big batteries and step up DC converters

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Post by HeadsUp »


just thinking outside the box for a moment

instead of using 200 x 40 AH cells = 300 kg pack plus $ 3900 worth of BMS.

what about using 20 x 400 AH cells = 270 kg plus $ 940 worth of BMS

plus of course a step up DC-DC converter to increase your 64 volt pack up to say 480 - 600 volt before sticking it into an inverter VFD drive controller.

assuming there was a DC-DC converter that large , assuming its efficiency was at least 95 % or better

whats the pros and cons ?

if a cell died it would be more tears than if you had to replace 2 or 3 40 AH cells

what else ?

would regen potential be thrown out the window unless the DC converter was purpose built with that intention ?

or would you use a switching circuit under regen that puts the motor AC back through a big 3ph bridge rectifier and limits the max voltage supplied to the batteries ?

is it possible to make a VFD controller from scratch that would take 64 volts and invert to a higher frequency and convert to AC at 0 - 200 Hz / 400 VAC ? ? ?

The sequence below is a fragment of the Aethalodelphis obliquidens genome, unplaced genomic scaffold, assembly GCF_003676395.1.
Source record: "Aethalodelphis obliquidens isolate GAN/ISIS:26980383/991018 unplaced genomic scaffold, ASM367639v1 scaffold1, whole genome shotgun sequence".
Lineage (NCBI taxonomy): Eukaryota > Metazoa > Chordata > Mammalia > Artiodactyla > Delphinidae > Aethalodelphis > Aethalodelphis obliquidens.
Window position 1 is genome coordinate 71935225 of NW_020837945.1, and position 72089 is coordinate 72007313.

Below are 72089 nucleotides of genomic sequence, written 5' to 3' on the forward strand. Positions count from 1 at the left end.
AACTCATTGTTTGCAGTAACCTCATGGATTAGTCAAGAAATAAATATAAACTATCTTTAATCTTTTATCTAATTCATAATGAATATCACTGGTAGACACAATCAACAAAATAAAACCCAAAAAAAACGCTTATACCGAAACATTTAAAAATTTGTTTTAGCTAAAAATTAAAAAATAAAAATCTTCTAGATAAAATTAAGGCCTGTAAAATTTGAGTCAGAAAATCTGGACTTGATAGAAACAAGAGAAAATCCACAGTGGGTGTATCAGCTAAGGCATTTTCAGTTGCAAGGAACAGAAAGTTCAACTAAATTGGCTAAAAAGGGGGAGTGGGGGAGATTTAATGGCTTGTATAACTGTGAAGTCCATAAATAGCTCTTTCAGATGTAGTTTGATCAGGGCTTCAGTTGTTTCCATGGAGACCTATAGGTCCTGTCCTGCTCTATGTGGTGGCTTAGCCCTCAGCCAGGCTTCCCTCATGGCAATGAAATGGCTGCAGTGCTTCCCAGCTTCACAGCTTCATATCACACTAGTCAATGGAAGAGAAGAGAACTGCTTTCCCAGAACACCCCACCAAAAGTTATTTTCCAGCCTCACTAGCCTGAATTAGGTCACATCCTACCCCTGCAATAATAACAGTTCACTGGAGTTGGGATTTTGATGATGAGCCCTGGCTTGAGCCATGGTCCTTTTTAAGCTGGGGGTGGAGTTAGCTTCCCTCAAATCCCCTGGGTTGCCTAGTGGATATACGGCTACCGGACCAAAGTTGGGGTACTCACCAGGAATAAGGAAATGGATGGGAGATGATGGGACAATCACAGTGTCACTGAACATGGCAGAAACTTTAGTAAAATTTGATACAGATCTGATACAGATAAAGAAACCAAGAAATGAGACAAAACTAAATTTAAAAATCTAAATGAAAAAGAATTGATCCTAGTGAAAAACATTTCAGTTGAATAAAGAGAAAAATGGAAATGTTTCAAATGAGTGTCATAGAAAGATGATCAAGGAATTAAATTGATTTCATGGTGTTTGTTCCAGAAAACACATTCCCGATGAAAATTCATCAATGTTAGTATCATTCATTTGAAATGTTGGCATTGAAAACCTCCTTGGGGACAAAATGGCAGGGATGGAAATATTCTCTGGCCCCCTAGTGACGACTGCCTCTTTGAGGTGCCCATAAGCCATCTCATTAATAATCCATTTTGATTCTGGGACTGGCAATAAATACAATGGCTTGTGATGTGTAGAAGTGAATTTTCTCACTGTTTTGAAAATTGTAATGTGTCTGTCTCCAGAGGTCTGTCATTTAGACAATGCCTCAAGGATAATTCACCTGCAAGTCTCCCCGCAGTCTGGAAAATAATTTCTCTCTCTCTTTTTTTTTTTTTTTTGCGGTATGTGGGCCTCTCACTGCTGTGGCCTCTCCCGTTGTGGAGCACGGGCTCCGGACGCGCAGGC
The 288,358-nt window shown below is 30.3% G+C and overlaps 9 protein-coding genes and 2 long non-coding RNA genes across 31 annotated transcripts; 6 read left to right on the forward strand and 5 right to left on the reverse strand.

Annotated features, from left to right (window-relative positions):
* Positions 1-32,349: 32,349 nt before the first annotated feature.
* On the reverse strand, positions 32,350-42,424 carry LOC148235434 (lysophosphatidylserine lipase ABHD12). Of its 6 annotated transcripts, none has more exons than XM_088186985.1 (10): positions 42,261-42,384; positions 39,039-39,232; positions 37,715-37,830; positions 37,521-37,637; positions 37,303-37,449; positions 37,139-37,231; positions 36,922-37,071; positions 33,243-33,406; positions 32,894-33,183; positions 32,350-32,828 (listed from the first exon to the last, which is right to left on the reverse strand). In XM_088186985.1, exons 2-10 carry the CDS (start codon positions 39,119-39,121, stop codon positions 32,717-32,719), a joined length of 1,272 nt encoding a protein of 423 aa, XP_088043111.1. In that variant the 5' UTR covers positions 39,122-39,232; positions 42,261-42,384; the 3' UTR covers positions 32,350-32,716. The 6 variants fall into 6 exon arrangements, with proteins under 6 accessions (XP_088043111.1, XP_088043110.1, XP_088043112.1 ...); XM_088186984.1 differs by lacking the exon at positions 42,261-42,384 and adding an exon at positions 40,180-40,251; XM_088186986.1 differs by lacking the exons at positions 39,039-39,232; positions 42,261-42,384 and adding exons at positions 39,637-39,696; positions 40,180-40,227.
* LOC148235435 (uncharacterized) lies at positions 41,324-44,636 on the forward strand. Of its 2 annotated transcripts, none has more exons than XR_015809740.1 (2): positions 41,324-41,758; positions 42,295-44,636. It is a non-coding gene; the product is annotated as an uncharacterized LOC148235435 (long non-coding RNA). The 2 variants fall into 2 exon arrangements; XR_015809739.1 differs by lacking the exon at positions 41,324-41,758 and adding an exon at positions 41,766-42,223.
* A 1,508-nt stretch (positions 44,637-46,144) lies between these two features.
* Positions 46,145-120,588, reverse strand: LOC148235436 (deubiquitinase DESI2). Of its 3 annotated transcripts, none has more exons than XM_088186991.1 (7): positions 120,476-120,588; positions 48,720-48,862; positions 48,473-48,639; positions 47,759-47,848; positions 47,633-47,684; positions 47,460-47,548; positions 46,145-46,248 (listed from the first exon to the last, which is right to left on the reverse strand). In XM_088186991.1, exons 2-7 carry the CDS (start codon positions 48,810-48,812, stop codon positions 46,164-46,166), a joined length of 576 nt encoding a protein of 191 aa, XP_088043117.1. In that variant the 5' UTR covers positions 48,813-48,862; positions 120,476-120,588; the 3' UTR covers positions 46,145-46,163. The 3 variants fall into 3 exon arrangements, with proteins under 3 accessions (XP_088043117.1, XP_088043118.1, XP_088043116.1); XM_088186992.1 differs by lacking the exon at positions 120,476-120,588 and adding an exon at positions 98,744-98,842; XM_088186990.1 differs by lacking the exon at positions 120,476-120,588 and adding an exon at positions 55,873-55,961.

showing my ignorance here but just throwing it to the wind

Edited

200 x 40 AH = 0.202768 cubic metres
20 x 400 AH = 0.17726 cubic metres = 12.5 % less space required

although some vehicles wouldnt like the height required ( 282 mm instead of 190 mm high ) but these things can be dealt with through good engineering

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Last edited by HeadsUp on Sun, 22 Nov 2009, 08:07, edited 1 time in total.
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Post by coulomb »

HeadsUp wrote:
just thinking outside the box for a moment

instead of using 200 x 40 AH cells = 300 kg pack plus $ 3900 worth of BMS.

what about using 20 x 400 AH cells = 270 kg plus $ 940 worth of BMS
Or 40 x 200 Ah buddy pairs = 240 kg plus the same $940 worth of BMS. I have no idea why that works out lighter.
plus of course a step up DC-DC converter to increase your 64 volt pack up to say 480 - 600 volt before sticking it into an inverter VFD drive controller.
Well, if you were going DC, I'd say make it a buck/boost controller. It has to be cheaper and more efficient than a DC-DC (boost converter) followed by a buck controller.

As for AC, I don't know if it is even possible to make a buck/boost 3-phase controller. I'll toy with that later.
Assuming there was a DC-DC converter that large , assuming its efficiency was at least 95 % or better
Every Prius from about 2003 onwards has one, boosting from 202 to about 500-600 VDC.
What's the pros and cons ?
Pro: BMS cost, safety of battery wiring
Pro/con depending: one size might lend itself to mass production, e.g. Toyota seem to love the Panasonic 6.5 Ah NiMH cells
Con: as you say yourself: "if a cell died it would be more tears than if you had to replace 2 or 3 40 AH cells"
Con: It is sometimes harder to fit larger cells than more smaller ones